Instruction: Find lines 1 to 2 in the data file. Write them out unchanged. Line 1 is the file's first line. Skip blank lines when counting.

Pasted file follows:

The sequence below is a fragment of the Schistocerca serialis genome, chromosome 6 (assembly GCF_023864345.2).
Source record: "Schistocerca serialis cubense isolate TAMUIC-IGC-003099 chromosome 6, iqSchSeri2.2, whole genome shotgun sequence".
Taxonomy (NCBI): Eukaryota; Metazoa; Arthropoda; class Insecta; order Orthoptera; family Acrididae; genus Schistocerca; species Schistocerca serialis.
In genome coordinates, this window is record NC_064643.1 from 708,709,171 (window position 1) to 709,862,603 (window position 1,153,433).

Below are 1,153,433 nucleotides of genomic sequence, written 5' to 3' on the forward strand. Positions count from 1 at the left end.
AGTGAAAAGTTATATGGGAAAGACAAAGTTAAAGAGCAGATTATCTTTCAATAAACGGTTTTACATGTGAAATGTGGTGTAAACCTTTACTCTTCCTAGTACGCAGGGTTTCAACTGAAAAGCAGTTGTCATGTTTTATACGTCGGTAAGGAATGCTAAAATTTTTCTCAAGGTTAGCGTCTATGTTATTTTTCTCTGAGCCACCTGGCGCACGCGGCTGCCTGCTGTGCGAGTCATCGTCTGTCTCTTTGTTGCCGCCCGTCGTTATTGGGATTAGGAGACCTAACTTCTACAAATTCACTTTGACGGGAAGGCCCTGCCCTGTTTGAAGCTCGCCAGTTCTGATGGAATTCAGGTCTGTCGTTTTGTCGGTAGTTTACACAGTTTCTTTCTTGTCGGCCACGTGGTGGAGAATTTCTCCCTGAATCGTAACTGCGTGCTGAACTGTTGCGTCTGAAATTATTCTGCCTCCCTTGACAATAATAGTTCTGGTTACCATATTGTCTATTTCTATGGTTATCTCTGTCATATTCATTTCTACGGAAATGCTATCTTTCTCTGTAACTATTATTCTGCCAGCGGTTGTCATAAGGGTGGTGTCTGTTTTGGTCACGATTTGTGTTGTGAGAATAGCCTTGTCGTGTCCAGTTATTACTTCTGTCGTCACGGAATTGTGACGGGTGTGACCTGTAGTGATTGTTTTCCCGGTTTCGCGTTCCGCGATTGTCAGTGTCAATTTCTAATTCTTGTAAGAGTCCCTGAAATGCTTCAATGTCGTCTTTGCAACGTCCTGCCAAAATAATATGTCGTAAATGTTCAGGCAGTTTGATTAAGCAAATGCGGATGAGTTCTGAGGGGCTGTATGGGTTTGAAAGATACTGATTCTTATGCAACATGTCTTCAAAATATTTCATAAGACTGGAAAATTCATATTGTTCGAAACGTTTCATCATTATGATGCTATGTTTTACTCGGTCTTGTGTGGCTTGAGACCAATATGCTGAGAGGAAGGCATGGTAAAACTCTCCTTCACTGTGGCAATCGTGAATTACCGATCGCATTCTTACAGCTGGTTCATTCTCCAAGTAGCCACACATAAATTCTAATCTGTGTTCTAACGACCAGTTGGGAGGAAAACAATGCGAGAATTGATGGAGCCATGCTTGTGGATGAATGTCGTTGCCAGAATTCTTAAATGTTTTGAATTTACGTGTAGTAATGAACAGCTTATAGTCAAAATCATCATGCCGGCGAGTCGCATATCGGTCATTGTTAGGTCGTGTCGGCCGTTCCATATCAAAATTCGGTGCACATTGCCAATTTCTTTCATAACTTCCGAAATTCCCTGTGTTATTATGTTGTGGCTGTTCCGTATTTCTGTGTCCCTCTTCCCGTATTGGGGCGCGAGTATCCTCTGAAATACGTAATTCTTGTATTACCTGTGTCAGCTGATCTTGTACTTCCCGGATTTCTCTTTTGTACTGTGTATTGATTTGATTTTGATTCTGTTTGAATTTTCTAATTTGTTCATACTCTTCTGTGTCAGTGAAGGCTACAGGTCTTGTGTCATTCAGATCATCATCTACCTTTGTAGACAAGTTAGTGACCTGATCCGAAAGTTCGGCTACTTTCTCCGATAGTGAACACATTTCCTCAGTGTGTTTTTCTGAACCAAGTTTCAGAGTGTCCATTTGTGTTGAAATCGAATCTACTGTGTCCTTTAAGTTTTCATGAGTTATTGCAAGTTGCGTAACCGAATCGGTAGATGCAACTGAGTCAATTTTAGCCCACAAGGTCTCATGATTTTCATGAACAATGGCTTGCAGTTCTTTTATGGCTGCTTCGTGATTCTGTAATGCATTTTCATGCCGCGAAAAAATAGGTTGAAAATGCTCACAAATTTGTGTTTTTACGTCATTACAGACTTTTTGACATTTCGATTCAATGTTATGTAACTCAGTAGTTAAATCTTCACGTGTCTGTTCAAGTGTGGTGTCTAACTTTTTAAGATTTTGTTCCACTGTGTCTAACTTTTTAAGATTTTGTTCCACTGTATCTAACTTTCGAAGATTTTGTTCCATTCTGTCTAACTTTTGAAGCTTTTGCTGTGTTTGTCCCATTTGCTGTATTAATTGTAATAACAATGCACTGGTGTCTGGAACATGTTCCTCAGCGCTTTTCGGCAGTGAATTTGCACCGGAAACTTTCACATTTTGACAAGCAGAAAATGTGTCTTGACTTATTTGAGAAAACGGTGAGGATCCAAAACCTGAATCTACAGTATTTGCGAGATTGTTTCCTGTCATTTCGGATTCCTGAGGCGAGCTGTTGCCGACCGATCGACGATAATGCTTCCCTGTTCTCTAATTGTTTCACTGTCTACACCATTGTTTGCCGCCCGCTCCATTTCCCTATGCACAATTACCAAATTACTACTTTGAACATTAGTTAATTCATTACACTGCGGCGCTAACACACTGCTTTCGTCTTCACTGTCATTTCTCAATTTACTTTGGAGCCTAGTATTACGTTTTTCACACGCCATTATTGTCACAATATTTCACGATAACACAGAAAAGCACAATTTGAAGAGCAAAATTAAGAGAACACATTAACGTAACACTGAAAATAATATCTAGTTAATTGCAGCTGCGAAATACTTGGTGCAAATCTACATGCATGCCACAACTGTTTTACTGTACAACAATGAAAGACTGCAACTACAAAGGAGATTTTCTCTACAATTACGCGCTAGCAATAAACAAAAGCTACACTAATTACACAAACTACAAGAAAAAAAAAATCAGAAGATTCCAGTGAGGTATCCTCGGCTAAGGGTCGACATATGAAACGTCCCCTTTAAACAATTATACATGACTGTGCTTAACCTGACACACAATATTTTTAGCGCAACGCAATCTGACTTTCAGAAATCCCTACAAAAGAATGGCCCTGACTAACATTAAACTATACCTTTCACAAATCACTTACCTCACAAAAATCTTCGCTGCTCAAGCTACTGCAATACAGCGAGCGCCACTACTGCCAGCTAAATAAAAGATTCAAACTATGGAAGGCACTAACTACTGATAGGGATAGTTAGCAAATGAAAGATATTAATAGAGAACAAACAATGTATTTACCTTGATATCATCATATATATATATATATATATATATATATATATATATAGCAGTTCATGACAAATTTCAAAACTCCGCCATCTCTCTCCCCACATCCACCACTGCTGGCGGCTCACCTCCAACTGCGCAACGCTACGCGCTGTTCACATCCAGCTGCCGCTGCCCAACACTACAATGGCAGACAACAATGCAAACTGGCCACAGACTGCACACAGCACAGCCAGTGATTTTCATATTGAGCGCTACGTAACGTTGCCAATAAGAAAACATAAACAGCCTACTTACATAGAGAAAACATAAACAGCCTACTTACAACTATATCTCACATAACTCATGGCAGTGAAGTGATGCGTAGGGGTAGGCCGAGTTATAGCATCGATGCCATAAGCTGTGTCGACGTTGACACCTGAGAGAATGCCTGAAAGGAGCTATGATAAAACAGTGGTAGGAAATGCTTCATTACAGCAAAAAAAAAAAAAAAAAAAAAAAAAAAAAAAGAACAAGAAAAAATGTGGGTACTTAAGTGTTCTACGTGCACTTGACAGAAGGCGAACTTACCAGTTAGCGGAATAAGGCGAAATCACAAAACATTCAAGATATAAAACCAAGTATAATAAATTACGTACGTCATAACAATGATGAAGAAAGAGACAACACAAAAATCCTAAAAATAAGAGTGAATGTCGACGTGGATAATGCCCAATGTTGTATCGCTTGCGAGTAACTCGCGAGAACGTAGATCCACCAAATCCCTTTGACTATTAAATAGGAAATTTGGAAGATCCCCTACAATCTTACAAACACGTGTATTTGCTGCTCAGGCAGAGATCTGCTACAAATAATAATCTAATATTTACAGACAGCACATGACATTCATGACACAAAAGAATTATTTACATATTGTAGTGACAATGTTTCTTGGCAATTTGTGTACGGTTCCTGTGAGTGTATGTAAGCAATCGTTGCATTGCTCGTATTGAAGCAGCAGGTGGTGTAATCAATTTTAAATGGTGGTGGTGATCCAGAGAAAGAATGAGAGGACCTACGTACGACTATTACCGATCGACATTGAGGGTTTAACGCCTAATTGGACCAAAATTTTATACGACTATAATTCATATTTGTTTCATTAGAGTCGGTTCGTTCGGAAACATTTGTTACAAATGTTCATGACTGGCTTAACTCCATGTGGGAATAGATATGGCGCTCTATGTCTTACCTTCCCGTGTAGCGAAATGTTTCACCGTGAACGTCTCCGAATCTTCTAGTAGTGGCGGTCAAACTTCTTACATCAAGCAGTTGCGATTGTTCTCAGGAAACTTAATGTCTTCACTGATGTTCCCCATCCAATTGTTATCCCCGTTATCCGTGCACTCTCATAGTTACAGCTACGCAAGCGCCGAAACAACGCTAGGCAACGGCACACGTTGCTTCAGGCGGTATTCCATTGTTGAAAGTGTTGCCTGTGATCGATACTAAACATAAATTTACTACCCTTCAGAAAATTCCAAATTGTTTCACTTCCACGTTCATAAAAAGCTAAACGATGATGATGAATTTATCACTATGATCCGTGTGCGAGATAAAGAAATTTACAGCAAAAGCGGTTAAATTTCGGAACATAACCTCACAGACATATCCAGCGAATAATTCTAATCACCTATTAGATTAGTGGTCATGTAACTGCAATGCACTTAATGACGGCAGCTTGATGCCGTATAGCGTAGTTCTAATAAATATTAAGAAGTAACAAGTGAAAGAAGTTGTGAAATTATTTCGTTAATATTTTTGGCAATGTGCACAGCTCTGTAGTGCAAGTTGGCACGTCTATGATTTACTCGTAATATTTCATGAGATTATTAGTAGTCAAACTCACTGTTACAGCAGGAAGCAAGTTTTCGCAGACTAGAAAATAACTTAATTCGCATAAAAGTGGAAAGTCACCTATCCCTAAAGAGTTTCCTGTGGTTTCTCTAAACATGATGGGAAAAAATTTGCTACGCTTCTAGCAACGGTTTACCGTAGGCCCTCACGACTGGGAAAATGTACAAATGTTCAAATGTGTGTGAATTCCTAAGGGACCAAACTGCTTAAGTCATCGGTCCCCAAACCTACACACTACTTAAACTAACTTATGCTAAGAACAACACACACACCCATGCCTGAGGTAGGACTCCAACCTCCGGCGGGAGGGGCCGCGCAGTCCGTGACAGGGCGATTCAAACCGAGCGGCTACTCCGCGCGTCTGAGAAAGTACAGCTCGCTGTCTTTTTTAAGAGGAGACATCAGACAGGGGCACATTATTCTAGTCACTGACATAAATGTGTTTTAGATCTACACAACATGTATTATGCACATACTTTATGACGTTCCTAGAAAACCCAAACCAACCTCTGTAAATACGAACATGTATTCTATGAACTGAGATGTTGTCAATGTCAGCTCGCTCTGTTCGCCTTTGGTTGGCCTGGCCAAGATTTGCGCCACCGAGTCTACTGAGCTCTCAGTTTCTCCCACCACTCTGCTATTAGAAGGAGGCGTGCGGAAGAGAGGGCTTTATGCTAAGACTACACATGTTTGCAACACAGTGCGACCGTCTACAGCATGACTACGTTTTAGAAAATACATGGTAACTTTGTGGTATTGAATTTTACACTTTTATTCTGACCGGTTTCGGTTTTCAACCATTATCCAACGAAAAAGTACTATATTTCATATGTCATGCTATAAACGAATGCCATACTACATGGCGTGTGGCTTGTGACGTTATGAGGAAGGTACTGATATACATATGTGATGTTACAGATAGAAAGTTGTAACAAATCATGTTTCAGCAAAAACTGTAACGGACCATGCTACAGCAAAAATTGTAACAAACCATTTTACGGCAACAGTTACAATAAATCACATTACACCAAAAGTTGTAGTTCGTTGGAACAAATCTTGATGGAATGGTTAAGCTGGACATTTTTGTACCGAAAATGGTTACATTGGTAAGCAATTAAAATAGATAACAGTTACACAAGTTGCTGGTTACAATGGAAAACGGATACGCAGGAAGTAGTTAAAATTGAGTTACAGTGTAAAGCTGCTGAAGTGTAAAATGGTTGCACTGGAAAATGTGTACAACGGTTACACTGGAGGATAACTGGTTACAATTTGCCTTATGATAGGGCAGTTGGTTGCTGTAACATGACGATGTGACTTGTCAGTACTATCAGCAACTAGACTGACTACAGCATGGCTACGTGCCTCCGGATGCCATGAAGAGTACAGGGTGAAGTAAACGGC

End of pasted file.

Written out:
The sequence below is a fragment of the Schistocerca serialis genome, chromosome 6 (assembly GCF_023864345.2).
Source record: "Schistocerca serialis cubense isolate TAMUIC-IGC-003099 chromosome 6, iqSchSeri2.2, whole genome shotgun sequence".